I s it just me, or did it suddenly become uncool to ride bikes in this city? When I was in Toronto over the summer, everyone, and I mean EVERYONE seemed to have pulled out their two wheelers and put pedal to metal to get from A to B, and that was even in one of the worst heat waves that city has felt in years. Yet even on the brief, albeit scorching days that Vancouver had (of course I’m using past tense because those days are now gone, sad but true as rain begins
to pound the pavement once again), I’ve seen more transport of the four-wheeled variety than two. Now don’t get me wrong, I dig skateboarding as much as the next guy or girl, but when you see every, and I mean EVERY second person walking the streets clutching a new piece of hardwood you’ve got to wonder, what makes bikes a thing of the (recent) past?
Thankfully, The Buff Medways are keeping the dreams of cycling alive by writing about them on their recent single, “Medway Wheelers”. The three piece from London, featuring of course, the dapper one, Billy Childish, sing and play of their love for a bicycle group Billy’s mom was active in
in the 50s (That’s his mom on the cover, too.) Also featuring former Prisoner Graham Day on bass and Wolf Howard on drums, Billy leaves his trademark sneer aside for a lighthearted romp through the streets and alleys with memories of brisk autumn days and unchartered destinations to channel his musical muse. On the flipside, “A Quick One”, both figuratively and literally as they charge through The Who’s mod pop masterpiece, falsetto vocals in check and pounding drums setting the backbeat. (Damaged Goods, P.O. Box 45854 London E111YX, or go to www.damagedgoods.co.uk).
English sisters of the Medway sound, The A-Lines, also have a relatively new seven-inch out, released by the Phil Spector of the new millennia (minus the gun-toting and shocking hair hazard), Long Gone John. He knows good all-girl garage when he hears it, so the ladies knock out two
Kleenex-meets-The Kinks goodies in “One Day” and “Heidi’s Head”. Singer Kyra (ex-Headcoatee)
plays both the tease and taunt cards well in her vocal delivery, while other ex-Headcoatee Bongo Debbie plays like her namesake, crash-boombanging
her way through the trebly din of Julie’s pawnshop guitar and Delia’s hold-it-steady bass end. Definitely a group who realize that skills don’t always pay the bills, but still have a damn good time trying to pay the rent. (Sympathy For The Record Industry, www.sympathyrecords.com).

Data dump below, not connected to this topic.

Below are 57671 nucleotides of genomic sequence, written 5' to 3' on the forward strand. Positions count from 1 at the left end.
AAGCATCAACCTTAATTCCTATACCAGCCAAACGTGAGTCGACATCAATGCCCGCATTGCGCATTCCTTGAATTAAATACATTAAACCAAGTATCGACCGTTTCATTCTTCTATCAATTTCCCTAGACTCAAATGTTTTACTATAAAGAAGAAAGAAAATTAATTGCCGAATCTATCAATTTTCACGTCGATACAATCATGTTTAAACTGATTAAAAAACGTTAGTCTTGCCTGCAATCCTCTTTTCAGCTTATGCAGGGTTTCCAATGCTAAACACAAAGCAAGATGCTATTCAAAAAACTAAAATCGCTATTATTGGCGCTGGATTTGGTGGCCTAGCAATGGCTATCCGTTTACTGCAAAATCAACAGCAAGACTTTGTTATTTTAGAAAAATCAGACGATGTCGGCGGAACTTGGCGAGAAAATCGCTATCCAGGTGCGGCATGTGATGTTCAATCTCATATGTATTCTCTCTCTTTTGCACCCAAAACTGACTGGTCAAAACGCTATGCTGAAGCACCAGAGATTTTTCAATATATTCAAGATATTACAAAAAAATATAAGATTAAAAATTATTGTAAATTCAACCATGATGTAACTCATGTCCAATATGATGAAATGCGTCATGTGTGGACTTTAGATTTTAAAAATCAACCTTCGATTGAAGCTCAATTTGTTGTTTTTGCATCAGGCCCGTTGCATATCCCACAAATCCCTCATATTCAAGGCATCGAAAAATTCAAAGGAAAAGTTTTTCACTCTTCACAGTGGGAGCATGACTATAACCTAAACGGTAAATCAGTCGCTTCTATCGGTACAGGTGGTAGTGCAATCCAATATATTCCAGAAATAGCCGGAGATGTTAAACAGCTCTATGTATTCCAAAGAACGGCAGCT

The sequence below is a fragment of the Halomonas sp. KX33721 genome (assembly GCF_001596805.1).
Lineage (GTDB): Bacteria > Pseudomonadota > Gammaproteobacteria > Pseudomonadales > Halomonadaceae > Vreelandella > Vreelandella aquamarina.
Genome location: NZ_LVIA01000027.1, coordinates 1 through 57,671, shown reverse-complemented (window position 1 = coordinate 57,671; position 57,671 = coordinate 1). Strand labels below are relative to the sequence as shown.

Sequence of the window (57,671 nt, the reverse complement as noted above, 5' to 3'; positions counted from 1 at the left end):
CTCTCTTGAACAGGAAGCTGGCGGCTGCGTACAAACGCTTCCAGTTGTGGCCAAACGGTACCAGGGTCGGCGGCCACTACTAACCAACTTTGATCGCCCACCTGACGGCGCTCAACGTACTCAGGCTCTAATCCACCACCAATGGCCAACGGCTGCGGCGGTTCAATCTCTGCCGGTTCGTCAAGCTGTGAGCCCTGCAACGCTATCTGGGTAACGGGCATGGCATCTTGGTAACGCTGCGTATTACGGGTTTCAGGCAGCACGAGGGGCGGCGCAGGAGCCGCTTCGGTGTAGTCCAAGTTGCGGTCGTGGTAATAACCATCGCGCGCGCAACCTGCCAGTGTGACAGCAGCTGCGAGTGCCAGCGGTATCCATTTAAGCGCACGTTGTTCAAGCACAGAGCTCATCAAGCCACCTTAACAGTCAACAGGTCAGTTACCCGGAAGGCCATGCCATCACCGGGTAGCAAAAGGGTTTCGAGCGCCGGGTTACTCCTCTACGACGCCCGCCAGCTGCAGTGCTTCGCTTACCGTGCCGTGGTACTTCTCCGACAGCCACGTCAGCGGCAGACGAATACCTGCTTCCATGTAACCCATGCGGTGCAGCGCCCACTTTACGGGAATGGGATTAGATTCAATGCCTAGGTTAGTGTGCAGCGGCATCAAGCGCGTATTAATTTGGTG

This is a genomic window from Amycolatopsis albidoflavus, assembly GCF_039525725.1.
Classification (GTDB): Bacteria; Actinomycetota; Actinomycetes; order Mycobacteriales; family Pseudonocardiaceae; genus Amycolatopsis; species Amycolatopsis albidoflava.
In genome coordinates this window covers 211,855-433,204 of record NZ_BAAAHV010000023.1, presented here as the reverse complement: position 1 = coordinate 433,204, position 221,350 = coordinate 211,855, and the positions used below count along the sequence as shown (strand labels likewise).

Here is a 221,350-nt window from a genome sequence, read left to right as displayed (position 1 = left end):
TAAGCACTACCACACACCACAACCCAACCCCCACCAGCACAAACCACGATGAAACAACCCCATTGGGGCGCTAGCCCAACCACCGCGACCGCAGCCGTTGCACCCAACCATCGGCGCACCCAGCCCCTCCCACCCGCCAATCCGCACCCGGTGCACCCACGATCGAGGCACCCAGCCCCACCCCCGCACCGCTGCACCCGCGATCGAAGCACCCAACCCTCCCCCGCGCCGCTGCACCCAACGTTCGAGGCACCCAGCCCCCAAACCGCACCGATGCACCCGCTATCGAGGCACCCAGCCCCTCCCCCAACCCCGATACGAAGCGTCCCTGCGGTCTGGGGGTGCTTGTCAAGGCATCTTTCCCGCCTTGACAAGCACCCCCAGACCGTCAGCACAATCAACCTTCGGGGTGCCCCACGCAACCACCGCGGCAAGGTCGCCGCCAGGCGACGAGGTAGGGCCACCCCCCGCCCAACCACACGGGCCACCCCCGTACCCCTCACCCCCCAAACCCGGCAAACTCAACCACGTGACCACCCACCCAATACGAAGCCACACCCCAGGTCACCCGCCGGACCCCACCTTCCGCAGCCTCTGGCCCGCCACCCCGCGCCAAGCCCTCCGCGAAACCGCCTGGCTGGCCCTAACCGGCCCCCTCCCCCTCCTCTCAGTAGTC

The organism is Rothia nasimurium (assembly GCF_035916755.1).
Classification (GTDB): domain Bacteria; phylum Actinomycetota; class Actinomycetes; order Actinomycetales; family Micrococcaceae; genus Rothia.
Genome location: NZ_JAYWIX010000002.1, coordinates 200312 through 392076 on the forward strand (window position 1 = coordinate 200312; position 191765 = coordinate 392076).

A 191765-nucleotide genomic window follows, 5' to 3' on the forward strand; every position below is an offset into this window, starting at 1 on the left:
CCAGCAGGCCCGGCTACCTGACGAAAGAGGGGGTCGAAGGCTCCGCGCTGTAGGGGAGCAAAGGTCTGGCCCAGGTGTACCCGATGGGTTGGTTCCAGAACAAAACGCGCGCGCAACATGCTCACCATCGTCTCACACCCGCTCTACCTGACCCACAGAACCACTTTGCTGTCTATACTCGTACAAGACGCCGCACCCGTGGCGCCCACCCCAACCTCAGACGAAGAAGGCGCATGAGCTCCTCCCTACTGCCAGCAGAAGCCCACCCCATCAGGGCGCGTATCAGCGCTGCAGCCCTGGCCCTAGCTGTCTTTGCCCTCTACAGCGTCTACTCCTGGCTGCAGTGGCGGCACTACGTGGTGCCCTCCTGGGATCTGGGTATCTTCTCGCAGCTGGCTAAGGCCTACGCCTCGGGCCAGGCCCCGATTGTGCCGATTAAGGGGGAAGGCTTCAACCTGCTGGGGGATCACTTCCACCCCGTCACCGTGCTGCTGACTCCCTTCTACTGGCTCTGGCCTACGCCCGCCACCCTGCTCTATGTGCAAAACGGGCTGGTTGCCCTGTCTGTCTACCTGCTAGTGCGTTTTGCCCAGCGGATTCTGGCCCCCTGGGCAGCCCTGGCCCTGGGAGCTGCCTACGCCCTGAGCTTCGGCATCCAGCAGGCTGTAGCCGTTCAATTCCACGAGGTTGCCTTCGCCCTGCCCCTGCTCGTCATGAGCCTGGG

Time to bid a fond farewell now, to one of the current darlings of Portland’s always profi lic punk rock scene, The Observers, as they
announced their break up after a recent string of dates along the West Coast that saw them play Vancouver twice in the span of five months. If you didn’t see them play then you’re a doofus, ‘cuz these guys ripped it live, and played some of the smartest punk rock around. Two new songs mark a posthumous end to their all-too-short career, wrapped in a nice hand-drawn, complete with comic book-style lyric sheets sleeve. “Where I Stay” uses singer Doug’s penchant for storytelling to great effect while providing a early SNFU-influenced backdrop, and “Manipulator” waxes political on the state of affairs on their home turf, bringing to mind Bad Religion or T.S.O.L. in their prime. Folks needn’t have to wait too long
before members start other projects, as The Rose City is known for its large pool of talent, so keep a watchful eye out, but keep the needle always 1166 Chaster Road Gibsons, BC V0N 1V4 or go to www.derangedrecords.com).
Finally we leave on an acid trip with San Francisco septet The Warlocks as navigators, steering through your skull to a tune called “Come
Save Us” (the first single off their latest album Surgery) that steadily builds on layers upon layers of guitar and mid-tempo Velvet Underground-style drumming, while “Suicide Note” takes the van and crashes into Spacemen 3’s practice space for kicks, leaving a pile of dust and distortion behind. Displaying a mellower, if not trance-inducing state of mind different from past releases, this still puts them near the top of the Jesus and Mary Jonestown Motorcycle Club heap and will have you reaching for the stereo instead of the medicine cabinet when Advil just won’t do. (Mute/Birdman Records,www.birdmanrecords.com or www.mute.com for details.)
Next month, more vinyl madness!